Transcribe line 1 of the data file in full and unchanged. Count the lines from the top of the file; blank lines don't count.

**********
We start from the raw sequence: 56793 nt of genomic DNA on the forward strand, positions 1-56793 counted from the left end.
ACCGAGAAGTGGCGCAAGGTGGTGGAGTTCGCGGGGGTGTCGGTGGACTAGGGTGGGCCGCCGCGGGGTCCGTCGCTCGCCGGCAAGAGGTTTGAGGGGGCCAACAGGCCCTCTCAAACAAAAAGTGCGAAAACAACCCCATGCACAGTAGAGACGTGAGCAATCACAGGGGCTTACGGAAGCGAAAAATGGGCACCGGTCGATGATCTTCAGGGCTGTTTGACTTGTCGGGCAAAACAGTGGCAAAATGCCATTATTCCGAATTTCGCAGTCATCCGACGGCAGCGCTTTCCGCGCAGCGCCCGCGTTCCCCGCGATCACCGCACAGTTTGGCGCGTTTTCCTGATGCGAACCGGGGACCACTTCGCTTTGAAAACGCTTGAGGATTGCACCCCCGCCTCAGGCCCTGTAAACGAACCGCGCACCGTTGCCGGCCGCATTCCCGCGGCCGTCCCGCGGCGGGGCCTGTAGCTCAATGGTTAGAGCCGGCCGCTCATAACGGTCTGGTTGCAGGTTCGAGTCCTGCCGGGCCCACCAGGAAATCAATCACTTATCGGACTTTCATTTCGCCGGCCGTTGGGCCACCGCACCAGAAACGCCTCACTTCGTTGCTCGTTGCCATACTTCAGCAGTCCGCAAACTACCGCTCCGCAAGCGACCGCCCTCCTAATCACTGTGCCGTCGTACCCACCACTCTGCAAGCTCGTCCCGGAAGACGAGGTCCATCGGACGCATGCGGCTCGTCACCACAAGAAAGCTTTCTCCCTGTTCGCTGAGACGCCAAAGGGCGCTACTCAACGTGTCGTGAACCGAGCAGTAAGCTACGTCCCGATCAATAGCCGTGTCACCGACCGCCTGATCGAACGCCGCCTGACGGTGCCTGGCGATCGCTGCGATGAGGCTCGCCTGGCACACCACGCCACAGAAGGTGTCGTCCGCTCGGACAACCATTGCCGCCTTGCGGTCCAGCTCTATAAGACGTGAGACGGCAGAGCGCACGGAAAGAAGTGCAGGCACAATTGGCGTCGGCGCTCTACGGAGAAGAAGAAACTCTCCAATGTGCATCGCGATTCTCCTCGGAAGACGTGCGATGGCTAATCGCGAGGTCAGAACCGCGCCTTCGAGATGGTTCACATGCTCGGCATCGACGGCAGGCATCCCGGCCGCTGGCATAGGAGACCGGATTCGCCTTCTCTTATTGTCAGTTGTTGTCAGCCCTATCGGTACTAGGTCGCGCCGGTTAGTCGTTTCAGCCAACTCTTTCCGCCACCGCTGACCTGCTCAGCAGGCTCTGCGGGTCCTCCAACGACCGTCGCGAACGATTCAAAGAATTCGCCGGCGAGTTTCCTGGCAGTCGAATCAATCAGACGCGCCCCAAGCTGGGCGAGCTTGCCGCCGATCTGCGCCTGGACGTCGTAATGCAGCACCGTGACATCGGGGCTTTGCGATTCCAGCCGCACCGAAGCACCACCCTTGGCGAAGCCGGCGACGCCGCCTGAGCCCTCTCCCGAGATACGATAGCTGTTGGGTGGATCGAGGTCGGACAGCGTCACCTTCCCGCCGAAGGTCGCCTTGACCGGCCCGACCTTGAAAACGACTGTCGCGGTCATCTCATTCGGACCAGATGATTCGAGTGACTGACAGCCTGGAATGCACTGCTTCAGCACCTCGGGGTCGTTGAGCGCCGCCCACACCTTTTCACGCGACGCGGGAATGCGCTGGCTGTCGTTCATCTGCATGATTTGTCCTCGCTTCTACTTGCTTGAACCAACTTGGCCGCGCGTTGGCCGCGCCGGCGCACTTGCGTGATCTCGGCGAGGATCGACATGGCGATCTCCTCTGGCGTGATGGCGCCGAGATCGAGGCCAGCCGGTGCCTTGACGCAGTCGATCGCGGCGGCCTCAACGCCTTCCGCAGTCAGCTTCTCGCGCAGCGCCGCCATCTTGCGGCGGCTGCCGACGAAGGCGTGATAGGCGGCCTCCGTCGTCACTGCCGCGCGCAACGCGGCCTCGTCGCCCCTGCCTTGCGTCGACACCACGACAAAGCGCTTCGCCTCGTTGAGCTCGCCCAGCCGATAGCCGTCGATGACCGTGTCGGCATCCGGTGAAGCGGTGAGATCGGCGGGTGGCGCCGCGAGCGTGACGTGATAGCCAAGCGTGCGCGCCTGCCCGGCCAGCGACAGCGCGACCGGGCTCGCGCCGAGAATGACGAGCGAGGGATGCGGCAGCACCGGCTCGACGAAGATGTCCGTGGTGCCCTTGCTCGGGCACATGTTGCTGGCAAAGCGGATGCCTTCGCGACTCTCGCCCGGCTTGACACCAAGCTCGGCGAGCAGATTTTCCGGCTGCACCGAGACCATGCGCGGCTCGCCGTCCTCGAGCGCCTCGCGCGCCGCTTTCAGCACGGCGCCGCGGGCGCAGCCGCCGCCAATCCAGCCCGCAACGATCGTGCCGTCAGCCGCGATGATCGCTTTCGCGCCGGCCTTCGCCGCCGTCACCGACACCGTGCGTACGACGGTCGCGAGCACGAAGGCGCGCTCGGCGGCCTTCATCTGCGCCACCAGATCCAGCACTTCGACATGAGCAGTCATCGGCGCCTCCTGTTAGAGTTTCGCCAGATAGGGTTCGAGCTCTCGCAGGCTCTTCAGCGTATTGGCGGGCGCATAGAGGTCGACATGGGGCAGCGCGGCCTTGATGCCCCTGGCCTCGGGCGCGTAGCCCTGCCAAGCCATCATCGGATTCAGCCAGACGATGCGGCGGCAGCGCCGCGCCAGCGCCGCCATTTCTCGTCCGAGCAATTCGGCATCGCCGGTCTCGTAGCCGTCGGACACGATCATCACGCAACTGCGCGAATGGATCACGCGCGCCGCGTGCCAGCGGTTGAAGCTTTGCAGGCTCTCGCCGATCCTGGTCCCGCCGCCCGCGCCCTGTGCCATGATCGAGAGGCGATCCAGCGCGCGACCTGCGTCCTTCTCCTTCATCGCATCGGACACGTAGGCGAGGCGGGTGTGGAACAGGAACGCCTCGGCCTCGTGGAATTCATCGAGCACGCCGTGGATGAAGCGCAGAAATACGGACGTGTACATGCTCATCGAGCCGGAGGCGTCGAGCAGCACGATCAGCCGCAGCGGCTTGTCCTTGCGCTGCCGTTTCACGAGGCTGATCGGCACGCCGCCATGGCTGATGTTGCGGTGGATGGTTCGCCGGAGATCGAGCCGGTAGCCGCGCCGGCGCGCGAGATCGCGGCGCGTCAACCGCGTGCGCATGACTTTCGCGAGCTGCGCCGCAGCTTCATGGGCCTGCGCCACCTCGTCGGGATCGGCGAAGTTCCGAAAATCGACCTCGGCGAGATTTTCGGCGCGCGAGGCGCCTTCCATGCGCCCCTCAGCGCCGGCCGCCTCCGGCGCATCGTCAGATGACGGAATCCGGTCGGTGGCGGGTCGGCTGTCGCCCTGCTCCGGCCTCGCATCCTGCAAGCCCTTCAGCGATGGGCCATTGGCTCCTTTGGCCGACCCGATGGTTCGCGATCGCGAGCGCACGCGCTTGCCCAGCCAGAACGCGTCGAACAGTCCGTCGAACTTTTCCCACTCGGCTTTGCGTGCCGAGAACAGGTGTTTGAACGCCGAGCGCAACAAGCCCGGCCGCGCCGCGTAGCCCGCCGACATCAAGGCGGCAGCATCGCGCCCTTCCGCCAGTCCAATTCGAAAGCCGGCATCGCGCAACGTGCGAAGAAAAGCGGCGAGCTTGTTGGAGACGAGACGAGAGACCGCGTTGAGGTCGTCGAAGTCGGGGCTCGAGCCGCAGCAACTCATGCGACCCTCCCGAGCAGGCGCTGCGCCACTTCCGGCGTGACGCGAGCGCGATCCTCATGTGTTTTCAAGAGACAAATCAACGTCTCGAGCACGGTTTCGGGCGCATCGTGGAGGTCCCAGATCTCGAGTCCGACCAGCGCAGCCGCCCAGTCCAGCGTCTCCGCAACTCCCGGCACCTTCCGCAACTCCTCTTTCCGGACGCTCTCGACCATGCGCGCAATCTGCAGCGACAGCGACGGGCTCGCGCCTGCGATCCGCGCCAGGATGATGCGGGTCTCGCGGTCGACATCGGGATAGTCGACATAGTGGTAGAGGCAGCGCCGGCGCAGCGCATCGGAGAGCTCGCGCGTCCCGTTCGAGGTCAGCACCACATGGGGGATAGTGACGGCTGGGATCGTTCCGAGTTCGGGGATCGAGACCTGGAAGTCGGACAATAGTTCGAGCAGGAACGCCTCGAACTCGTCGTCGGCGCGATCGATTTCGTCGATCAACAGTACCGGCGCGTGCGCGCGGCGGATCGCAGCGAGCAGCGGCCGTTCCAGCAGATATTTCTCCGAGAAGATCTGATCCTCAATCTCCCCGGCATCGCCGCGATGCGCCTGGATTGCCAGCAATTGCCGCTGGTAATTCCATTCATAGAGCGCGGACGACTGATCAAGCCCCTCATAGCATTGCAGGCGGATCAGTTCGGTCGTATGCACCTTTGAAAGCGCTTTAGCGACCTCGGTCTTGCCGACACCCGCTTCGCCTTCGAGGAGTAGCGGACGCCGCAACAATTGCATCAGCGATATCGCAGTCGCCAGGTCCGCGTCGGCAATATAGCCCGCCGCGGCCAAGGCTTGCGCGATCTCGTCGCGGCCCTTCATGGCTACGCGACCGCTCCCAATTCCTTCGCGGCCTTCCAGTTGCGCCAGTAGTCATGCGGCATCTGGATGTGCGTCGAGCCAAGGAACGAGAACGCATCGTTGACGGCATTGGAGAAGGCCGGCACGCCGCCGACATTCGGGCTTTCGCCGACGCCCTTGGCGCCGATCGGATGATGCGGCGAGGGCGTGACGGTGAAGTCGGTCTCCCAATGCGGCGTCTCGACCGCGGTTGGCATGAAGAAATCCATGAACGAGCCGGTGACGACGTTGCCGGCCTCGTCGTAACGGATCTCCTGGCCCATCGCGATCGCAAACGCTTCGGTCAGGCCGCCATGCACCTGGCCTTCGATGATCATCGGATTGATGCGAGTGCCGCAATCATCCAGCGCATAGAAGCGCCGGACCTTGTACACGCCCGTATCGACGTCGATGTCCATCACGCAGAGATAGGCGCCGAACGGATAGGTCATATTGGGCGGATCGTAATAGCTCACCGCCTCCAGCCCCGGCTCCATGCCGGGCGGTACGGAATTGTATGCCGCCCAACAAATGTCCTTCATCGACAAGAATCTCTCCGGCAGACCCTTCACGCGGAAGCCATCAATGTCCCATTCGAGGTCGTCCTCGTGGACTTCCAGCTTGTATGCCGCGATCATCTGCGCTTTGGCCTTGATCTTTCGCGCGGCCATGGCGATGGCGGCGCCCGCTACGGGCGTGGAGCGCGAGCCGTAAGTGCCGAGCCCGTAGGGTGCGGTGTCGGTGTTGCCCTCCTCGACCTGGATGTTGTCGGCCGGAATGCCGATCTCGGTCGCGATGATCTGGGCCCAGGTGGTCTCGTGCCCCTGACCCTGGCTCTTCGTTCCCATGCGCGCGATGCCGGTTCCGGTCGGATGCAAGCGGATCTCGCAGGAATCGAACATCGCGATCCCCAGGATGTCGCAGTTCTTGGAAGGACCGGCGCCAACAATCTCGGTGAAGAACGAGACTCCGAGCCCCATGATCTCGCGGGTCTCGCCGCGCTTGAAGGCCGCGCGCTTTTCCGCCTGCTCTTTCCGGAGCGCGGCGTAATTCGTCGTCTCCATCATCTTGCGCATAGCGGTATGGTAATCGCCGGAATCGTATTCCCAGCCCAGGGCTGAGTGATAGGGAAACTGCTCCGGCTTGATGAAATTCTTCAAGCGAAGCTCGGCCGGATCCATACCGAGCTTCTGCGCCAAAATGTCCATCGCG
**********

We start from the raw sequence: 56793 nt of genomic DNA on the forward strand, positions 1-56793 counted from the left end.